Food Network Star Episode 7: Meet the Press-ure!
The pressure was on when we had to cook a signature dish that would tell the judges who we are in one bite. The additional pressure was the mentors were not going to be on set AND we would be presenting the dish to the press... on camera. My original idea was... what is a party without cake and ice cream? Since we were going to the Food Network kitchens for the first time, I just knew there would be an ice cream spinner that I could use to make some gorgeous vanilla bean ice cream to go with my individual mini Chocolate Souffle cakes. Alas... there was no ice cream machine and I also found that the cups they secured for me could not go in the oven. PLAN B! With the clock ticking, I had to change my recipe to a recipe using the same ingredients, Chocolate Roulage. On top of that, my oven would NOT heat up and I was down to the wire plating my dish! Ugggh!! Luckily, Justin helped me garnish and it all turned out. Everyone always loves this dessert. Back home in Birmingham, Alabama, Cobb Lane restaurant was known for their Chocolate Roulage... we'd go there for special occasions like bridesmaid luncheons and wedding showers. When they closed, I learned to make Chocolate Roulage and have been making it for Christmas Eve and important family events ever since.
For the show, I make this with a little cayenne and added bourbon to the cream as a nod to my Southern roots. However, I leave these out when making it for the family.
Chocolate Roulage with Bourbon Cream
Softened unsalted butter, for greasing baking sheet
5 egg yolks
1 cup granulated sugar
3 ounces bittersweet chocolate, chopped
3 ounces semi-sweet chocolate, chopped
1 teaspoon vanilla
1 Tablespoon espresso or strong, black coffee
5 egg whites
1cup cocoa powder
2 cups heavy cream
3 teaspoons Confectioners’ sugar
1/2 cup bourbon
seeds from 1/2 vanilla bean pod (optional)
1 teaspoon vanilla
Preheat oven to 325-degrees.
Lightly butter a rimmed jelly roll/or baking sheet and line with parchment paper and lightly butter the top of the paper as well, especially the corners.
Fit a stand mixer with whisk attachment, beat the egg yolks and sugar on medium speed until fluffy and the sugar is not gritty, about 10-12 minutes. While the eggs are beating, put chocolate in a bowl and melt over a double boiler. When chocolate is melted, remove from heat, let it cool a bit. Sit the bowl in some cool water for a few minutes, if necessary. Incorporate the egg mixture into chocolate by adding a little at a time to temper the mixture, so you don't cook the eggs. Add vanilla and espresso.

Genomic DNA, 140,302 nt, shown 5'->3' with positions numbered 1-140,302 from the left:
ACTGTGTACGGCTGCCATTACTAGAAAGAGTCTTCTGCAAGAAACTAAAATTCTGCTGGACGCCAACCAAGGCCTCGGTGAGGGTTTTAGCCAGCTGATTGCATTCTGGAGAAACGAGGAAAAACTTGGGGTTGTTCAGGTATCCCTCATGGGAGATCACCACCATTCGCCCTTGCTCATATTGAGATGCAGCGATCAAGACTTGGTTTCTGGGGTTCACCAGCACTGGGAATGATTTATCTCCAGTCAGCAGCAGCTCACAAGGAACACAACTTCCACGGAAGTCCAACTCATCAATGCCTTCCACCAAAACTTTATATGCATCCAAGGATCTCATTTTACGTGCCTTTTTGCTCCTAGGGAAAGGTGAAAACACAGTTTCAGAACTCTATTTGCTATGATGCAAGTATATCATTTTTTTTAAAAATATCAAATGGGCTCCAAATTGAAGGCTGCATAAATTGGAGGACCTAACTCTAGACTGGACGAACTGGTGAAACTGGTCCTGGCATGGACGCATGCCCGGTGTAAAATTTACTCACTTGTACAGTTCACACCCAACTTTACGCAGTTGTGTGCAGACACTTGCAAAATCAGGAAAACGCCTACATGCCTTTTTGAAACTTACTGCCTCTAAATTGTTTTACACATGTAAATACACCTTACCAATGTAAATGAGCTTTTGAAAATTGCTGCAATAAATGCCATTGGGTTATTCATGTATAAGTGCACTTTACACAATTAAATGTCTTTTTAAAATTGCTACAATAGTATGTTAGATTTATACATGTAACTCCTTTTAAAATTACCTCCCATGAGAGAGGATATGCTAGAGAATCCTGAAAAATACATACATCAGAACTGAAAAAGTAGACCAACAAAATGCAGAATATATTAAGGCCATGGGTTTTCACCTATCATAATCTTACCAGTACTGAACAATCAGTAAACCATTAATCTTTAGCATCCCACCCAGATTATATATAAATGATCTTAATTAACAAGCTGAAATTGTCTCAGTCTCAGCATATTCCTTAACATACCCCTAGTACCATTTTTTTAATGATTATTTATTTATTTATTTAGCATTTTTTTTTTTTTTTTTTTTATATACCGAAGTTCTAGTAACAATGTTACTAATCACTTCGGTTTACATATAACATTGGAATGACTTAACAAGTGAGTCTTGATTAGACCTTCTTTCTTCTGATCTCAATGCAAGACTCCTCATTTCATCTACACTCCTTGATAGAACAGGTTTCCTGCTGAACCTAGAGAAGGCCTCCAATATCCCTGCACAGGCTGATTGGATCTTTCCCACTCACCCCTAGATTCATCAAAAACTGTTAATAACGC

In a clean bowl, and with whisk attachment, beat the egg whites until stiff peaks form. Incorporate 1/4 of egg whites into the chocolate mixture; make sure no white streaks remain. Carefully fold in the remaining whites into the chocolate, taking care not to deflate the whites but making sure not to have any white streaks in the batter.
Spread batter in the prepared pan bake at 325° for 10 minutes. Lower the heat to 300 degrees and cook for another 5 mintues. Remove from the oven. Spread a dampened tea towel or several dampened paper towels over the top of the cake and let it sit for 30 minutes.
In a clean bowl, with whisk attachment, whip the cream, Confectioners’ sugar, bourbon, vanilla bean and vanilla on medium speed until stiff peaks form. Carefully turn the cake out onto clean parchment paper making sure to have 4-5 inches of excess paper at the end to help you roll the cake. Using a fine sieve or sifter, sprinkle ½ cup cocoa powder over the top of the cake. Spread the whipped cream mixture over the top, leaving ¼ inch on each side. Using the edge of the parchment paper, carefully roll the cake creating a jellyroll effect, tuck and roll as you go, peeling back the paper along the way. Put the rolled cake seam side down and dust the whole cake with the remaining cocoa.
Chill 2 hours before serving. You might even put the cake in the freezer for an hour before serving so that it is easy to slice. To serve, slice cake with a serrated knife and place on chilled plates. Garnish with a light dusting of cocoa powder and fresh berries.
Yield: 1 roulage, about 6-8 slices depending on the thickness